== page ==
The Moss 1872 Declaration of Independence
John C. Moss, printer and photographer, produced this Declaration of Independence in May 1872 in New York City. Moss was the inventor of the world’s first practicable photo-engraving process. His legacy can be seen today in works that combine photographs with text, from postcards to coffee table books.
This is the world’s first photo-engraved document of major importance.
Moss established the document’s revolutionary importance by photo-engraving a facsimile of the John Binns Ornamental Declaration of Independence, which was produced in 1819, and is known by collectors as one of the two or three most sought after copies of the Declaration. By photo-engraving the Binns Declaration, Moss proved that he had invented a new printing process of high commercial value.
The document’s authenticity is established by the United States Copyright Office of the Library of Congress, which granted a copyright for the document to Michael George Duignan, a writer who was Moss’ financial backer, on April 8, 1872. This is the only copyrighted copy of America’s most sacred and historic document ever to be assigned to an individual!
The copyright, which remains on file at the Library of Congress, establishes not only the provenance of the document but also sets the approximate time, narrowed to within a month, of when it was published. The copyright was issued on April 8, 1872. Duignan then wrote a dedication on the bottom of the Binns document and signed his name. He included the notation that the document had been registered by an “Act of Congress” [the term then used for “copyright.”] in 1872. The copyright of the document has long expired, and the document belongs without encumbrance to the current owner.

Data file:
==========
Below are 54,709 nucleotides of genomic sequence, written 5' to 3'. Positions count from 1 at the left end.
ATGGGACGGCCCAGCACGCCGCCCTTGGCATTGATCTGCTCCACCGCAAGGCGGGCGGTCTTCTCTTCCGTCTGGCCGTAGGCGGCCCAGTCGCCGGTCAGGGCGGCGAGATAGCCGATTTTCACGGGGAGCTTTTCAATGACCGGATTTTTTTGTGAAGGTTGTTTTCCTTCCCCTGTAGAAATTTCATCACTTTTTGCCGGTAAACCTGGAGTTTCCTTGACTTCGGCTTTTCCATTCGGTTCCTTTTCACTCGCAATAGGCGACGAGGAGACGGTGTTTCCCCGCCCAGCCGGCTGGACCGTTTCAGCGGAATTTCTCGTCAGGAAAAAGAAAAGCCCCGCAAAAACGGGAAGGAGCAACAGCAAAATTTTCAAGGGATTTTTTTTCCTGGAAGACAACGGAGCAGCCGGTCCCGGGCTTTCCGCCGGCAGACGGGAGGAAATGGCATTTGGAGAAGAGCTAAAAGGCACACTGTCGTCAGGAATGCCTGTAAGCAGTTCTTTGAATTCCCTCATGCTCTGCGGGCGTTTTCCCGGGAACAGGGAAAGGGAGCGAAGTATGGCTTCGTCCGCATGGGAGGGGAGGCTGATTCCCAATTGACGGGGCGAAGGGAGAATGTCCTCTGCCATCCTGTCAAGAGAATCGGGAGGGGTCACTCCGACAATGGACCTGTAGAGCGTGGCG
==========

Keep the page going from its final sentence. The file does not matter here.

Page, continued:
Rarity of Document – This document is extremely rare, possibly the only one remaining in commercial existence. John Moss produced it under the name of his company—the Actinic Engraving Company—which is listed at the bottom of the document. The Actinic Engraving Company was established in 1871 in New York City and was dissolved by Moss eighteen months later in June 1872 because of a lack of funds. Thus the document was produced during the two-month period after the copyright was granted on April 8, 1872 and before the Actinic Engraving Company went out of business in early June 1872. Duignan’s ownership of the copyright precluded the publication of any further copies during the coming decades, until the document had faded into obscurity.
Present Ownership – The director of a Paris graphics design business bought the document in a Paris antique shop in 1988. She purchased it not with the idea of commercial speculation but because she recognized it as a superior example of 19th Century design. The owner is now putting it on the market after her retirement with the goal of raising money for her charitable projects.
Width – 24.3 inches (61.6 cm)
Length – 34.5 inches (88 cm)
Frame - The gold-gilded frame does not appear to be the original frame and is adjudged to be 80-100 years old.
Anomaly – 1.3 inch line tear approximately top middle of document. A 2.5 inch line tear on right side of document approximately nine inches from the bottom. Neither tear touches the body of the document and both are practicably unnoticeable. Neither tear has been repaired by a professional restorer. The document has a number of brown spots that are visible to the camera.
The 1872 Moss document is a photo-engraved copy of the 1819 Binns Declaration of Independence. It includes all the original identifying material that appeared on the Binns document, plus identifying material provided by John Moss and Michael Duignan.
This is detail from the original John Binns DOI showing that Binns signed his name after the dedication. The dedication reads in full: "To the People of the United States this ornamented copy of the Declaration of Independence is respectfully dedicated by their fellow citizen John Binns."